• Geochemist
  • Geology instructor
  • Geology research scientist
  • Geophysicist
  • Glacial geologist
  • Precambrian geologist

Graduate School

While you may move directly into a geology-related career with a bachelor’s degree, graduate study in a specific sector within the geological sciences may be beneficial. UMN Morris geology graduates have had great success pursuing higher degrees, gaining entry to graduate programs at the following schools:

  • Brown University
  • Idaho State University
  • Iowa State University
  • Kansas State University
  • Lehigh University
  • Michigan State University
  • Pennsylvania State University
  • State University of New York at Binghamton
  • University of Alaska
  • University of Calgary
  • University of Cincinnati
  • University of Idaho
  • University of Indiana
  • University of Manitoba
  • University of Massachusetts
  • University of Nebraska
  • University of North Dakota
  • University of Oklahoma
  • University of Washington
  • University of Western Washington
  • University of Wisconsin
  • Washington State University
  • Wright State University

Cost of Attendance

The University of Minnesota Morris is a national public liberal arts college committed to making a high-quality education available to students from across the country. Expenses for housing, meals, books and supplies, transportation, loan fees, and personal expenditures can vary.

Research & Engagement

With plenty of opportunities for fieldwork, travel, and collaborating with faculty on projects, you can have a very active experience as a geology student. You’ll have access to a variety of related activities to explore a fulfilling career in geology that appeals to your unique interests. The geology discipline also has many resources and advanced facilities and equipment within the department that are fully available for you to do research.


As a UMN Morris geology student, you’ll have the opportunity to become actively involved in geology research projects conducted by faculty and to create your own independent research project. This is another way to more fully engage in your area of study. Research projects may range from laboratory investigations to computer modeling to field studies. 

With faculty and financial support from the Division of Science and Mathematics, past geology students have presented their findings at regional, national, and international meetings, including:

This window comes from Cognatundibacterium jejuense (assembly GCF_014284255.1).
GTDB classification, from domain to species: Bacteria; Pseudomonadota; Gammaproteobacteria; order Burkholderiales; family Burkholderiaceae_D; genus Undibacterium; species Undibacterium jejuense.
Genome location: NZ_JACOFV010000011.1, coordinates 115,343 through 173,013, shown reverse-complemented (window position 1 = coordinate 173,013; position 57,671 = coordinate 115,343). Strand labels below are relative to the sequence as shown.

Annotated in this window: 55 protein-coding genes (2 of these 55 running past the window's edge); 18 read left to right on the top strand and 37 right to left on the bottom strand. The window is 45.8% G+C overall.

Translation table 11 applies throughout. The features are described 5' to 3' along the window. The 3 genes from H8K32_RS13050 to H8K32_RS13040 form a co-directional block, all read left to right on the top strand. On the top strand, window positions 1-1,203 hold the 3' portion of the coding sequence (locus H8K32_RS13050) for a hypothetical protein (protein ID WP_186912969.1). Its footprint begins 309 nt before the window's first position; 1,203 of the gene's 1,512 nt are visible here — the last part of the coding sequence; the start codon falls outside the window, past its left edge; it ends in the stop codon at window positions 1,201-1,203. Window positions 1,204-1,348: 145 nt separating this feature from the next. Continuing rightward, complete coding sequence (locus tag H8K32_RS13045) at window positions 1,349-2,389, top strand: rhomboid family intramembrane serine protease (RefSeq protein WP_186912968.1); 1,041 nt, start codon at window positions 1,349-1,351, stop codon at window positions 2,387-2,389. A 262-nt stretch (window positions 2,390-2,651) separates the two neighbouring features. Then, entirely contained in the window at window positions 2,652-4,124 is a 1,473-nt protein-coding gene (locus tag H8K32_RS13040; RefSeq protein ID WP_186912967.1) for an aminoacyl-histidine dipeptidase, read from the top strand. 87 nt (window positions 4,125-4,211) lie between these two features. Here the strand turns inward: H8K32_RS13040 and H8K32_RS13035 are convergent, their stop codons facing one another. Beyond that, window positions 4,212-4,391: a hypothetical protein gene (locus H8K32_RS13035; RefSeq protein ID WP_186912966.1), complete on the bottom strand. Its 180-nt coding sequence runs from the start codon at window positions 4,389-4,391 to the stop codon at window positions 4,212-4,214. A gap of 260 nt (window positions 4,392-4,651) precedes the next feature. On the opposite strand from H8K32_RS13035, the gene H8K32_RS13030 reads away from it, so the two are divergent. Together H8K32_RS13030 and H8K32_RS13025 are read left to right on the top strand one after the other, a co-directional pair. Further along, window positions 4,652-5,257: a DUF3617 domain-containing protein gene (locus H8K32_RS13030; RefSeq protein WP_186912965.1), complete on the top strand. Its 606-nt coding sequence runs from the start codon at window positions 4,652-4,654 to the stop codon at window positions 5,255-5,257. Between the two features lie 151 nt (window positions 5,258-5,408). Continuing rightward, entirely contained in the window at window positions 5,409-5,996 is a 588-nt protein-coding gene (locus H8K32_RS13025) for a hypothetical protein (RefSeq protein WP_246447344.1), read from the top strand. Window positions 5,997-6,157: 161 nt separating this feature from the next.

• Geological Society of America (GSA)
  • American Geophysical Union (AGU)
  • International Glaciological Society (IGS)
  • Institute for Lake Superior Geology
  • National Council of Undergraduate Research
  • Minnesota Academy of Sciences (MAS)

Moreover, many students have co-authored papers published in professional journals.

You’ll have access to abundant laboratory and field equipment (petrographic microscopes, Brunton compasses, hand-held GPS units), including a research-grade petrographic microscope with digital imaging capability, rock-cutting and thin-sectioning lab, mineral separation equipment, a survey grade GPS unit, and an in-house map and graphics laboratory.


As a geology major, you may be able to participate in Field Camp as your capstone experience, an intensive, off–campus, summer course.

UMN Morris has a collaborative relationship with the Indiana University field camp program at the Judson Mead Geologic Field Station in southwestern Montana. Most camps operate on a three– to six–week schedule, and individual or group projects can range in length from a day to a week. Various field camps are located throughout the U.S. and around the world, with many in the Rocky Mountains. You would work with faculty advisers to plan their projects and find a venue. Geology graduates have often said that their Field Camp experience was the highlight of their Morris experience.

Completing an internship is another way to engage in the study of geology, such as at a research facility or environmental consulting firm. You may also have the opportunity to travel, both regionally and internationally, as part of your undergraduate geology studies. 

Quick Facts

Program Offerings
  • Major
  • Minor


University of Minnesota Morris